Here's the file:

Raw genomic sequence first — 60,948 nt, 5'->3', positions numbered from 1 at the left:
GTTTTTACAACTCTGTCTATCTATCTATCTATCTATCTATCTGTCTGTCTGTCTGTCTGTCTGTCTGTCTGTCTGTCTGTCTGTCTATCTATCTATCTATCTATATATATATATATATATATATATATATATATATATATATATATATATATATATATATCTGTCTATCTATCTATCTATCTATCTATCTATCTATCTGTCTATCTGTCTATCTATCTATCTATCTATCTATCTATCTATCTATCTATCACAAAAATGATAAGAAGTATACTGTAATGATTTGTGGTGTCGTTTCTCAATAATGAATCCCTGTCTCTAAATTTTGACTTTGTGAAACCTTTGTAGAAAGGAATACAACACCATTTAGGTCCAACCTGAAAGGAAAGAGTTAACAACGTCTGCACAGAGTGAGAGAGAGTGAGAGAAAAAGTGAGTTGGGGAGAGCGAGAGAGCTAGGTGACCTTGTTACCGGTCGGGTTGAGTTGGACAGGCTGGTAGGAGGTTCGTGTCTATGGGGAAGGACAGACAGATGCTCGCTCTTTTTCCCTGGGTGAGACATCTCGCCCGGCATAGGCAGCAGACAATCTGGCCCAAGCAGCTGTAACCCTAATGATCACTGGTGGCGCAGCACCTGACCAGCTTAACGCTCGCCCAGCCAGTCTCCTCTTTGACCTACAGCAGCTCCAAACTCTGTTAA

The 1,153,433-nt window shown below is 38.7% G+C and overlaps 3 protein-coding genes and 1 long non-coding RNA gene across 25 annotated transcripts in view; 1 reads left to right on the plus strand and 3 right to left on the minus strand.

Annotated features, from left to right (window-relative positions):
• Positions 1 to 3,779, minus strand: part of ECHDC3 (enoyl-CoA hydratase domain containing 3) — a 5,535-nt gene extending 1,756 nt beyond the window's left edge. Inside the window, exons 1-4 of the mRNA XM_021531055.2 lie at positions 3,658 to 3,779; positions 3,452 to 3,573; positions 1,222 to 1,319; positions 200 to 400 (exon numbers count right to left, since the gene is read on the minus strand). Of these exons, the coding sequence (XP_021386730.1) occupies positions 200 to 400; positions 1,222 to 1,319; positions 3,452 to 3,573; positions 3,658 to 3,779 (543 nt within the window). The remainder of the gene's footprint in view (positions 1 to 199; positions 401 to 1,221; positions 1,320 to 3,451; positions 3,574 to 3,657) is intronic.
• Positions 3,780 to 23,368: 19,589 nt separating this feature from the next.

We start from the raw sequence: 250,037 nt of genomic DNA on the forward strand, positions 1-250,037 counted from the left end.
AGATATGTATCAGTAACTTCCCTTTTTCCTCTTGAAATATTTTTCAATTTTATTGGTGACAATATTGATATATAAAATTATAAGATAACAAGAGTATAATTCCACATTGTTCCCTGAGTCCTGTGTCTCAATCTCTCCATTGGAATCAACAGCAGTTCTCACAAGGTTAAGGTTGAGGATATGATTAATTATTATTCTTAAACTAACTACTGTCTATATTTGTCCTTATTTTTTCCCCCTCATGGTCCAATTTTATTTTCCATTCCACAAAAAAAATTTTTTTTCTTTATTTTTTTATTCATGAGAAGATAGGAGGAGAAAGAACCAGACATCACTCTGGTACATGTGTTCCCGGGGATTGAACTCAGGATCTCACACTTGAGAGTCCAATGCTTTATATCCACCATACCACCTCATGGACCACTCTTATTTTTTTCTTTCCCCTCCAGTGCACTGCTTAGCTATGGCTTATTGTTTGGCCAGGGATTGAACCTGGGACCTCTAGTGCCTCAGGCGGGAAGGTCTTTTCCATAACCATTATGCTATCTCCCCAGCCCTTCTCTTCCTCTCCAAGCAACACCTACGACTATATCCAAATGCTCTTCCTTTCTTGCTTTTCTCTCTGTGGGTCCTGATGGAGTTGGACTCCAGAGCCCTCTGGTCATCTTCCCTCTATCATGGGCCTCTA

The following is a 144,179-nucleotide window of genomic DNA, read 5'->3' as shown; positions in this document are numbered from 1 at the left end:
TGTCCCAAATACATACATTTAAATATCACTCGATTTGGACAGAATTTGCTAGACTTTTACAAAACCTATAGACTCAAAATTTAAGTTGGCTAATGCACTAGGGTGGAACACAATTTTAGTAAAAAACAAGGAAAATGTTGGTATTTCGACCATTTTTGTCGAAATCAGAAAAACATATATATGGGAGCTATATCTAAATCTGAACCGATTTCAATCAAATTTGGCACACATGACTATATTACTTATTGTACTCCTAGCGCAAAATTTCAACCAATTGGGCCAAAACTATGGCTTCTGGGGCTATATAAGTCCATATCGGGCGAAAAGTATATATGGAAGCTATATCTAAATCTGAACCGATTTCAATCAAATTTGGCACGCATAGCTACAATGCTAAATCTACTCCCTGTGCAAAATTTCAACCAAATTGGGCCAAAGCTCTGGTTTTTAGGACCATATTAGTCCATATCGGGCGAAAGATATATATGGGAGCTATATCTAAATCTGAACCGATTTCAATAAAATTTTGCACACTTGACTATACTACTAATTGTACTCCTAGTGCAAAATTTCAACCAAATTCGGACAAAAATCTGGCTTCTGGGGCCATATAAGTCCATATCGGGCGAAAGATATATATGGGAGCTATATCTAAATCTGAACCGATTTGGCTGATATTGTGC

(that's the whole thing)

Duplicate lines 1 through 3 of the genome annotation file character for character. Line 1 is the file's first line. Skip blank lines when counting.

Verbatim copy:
Raw genomic sequence first — 60,948 nt, 5'->3', positions numbered from 1 at the left:
GTTTTTACAACTCTGTCTATCTATCTATCTATCTATCTATCTGTCTGTCTGTCTGTCTGTCTGTCTGTCTGTCTGTCTGTCTGTCTATCTATCTATCTATCTATATATATATATATATATATATATATATATATATATATATATATATATATATATATATCTGTCTATCTATCTATCTATCTATCTATCTATCTATCTGTCTATCTGTCTATCTATCTATCTATCTATCTATCTATCTATCTATCTATCACAAAAATGATAAGAAGTATACTGTAATGATTTGTGGTGTCGTTTCTCAATAATGAATCCCTGTCTCTAAATTTTGACTTTGTGAAACCTTTGTAGAAAGGAATACAACACCATTTAGGTCCAACCTGAAAGGAAAGAGTTAACAACGTCTGCACAGAGTGAGAGAGAGTGAGAGAAAAAGTGAGTTGGGGAGAGCGAGAGAGCTAGGTGACCTTGTTACCGGTCGGGTTGAGTTGGACAGGCTGGTAGGAGGTTCGTGTCTATGGGGAAGGACAGACAGATGCTCGCTCTTTTTCCCTGGGTGAGACATCTCGCCCGGCATAGGCAGCAGACAATCTGGCCCAAGCAGCTGTAACCCTAATGATCACTGGTGGCGCAGCACCTGACCAGCTTAACGCTCGCCCAGCCAGTCTCCTCTTTGACCTACAGCAGCTCCAAACTCTGTTAA

The 1,153,433-nt window shown below is 38.7% G+C and overlaps 3 protein-coding genes and 1 long non-coding RNA gene across 25 annotated transcripts in view; 1 reads left to right on the plus strand and 3 right to left on the minus strand.